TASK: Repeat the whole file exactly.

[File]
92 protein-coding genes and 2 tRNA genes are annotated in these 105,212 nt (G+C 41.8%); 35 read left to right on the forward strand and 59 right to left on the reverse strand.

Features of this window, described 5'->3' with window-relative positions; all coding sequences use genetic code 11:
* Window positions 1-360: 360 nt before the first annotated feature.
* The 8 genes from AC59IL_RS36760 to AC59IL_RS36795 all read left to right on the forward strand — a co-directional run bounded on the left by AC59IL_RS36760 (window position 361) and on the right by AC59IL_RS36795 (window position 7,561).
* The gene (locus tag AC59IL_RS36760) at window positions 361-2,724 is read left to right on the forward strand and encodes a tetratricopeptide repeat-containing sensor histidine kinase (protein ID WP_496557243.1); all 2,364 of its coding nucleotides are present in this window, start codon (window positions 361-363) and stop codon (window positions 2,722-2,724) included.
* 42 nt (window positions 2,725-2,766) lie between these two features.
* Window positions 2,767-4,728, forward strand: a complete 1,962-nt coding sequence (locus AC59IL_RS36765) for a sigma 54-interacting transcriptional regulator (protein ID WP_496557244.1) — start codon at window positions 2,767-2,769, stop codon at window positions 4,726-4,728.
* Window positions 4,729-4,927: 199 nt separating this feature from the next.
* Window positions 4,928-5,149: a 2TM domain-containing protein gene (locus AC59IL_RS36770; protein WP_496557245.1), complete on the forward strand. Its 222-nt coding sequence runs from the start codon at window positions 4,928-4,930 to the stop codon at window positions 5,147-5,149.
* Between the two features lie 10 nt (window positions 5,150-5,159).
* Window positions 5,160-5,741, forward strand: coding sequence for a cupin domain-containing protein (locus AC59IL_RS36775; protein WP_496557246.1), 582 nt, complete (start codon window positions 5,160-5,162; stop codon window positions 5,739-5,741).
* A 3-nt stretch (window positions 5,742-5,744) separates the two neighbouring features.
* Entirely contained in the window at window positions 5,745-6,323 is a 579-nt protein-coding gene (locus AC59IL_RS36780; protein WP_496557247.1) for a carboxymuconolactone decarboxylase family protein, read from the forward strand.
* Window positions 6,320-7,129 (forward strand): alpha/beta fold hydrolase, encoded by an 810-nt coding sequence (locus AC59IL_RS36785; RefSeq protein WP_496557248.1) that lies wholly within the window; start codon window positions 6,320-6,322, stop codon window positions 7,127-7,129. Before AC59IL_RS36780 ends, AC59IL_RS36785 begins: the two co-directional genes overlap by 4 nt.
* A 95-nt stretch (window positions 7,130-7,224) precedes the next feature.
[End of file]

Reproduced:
92 protein-coding genes and 2 tRNA genes are annotated in these 105,212 nt (G+C 41.8%); 35 read left to right on the forward strand and 59 right to left on the reverse strand.

Features of this window, described 5'->3' with window-relative positions; all coding sequences use genetic code 11:
* Window positions 1-360: 360 nt before the first annotated feature.
* The 8 genes from AC59IL_RS36760 to AC59IL_RS36795 all read left to right on the forward strand — a co-directional run bounded on the left by AC59IL_RS36760 (window position 361) and on the right by AC59IL_RS36795 (window position 7,561).
* The gene (locus tag AC59IL_RS36760) at window positions 361-2,724 is read left to right on the forward strand and encodes a tetratricopeptide repeat-containing sensor histidine kinase (protein ID WP_496557243.1); all 2,364 of its coding nucleotides are present in this window, start codon (window positions 361-363) and stop codon (window positions 2,722-2,724) included.
* 42 nt (window positions 2,725-2,766) lie between these two features.
* Window positions 2,767-4,728, forward strand: a complete 1,962-nt coding sequence (locus AC59IL_RS36765) for a sigma 54-interacting transcriptional regulator (protein ID WP_496557244.1) — start codon at window positions 2,767-2,769, stop codon at window positions 4,726-4,728.
* Window positions 4,729-4,927: 199 nt separating this feature from the next.
* Window positions 4,928-5,149: a 2TM domain-containing protein gene (locus AC59IL_RS36770; protein WP_496557245.1), complete on the forward strand. Its 222-nt coding sequence runs from the start codon at window positions 4,928-4,930 to the stop codon at window positions 5,147-5,149.
* Between the two features lie 10 nt (window positions 5,150-5,159).
* Window positions 5,160-5,741, forward strand: coding sequence for a cupin domain-containing protein (locus AC59IL_RS36775; protein WP_496557246.1), 582 nt, complete (start codon window positions 5,160-5,162; stop codon window positions 5,739-5,741).
* A 3-nt stretch (window positions 5,742-5,744) separates the two neighbouring features.
* Entirely contained in the window at window positions 5,745-6,323 is a 579-nt protein-coding gene (locus AC59IL_RS36780; protein WP_496557247.1) for a carboxymuconolactone decarboxylase family protein, read from the forward strand.
* Window positions 6,320-7,129 (forward strand): alpha/beta fold hydrolase, encoded by an 810-nt coding sequence (locus AC59IL_RS36785; RefSeq protein WP_496557248.1) that lies wholly within the window; start codon window positions 6,320-6,322, stop codon window positions 7,127-7,129. Before AC59IL_RS36780 ends, AC59IL_RS36785 begins: the two co-directional genes overlap by 4 nt.
* A 95-nt stretch (window positions 7,130-7,224) precedes the next feature.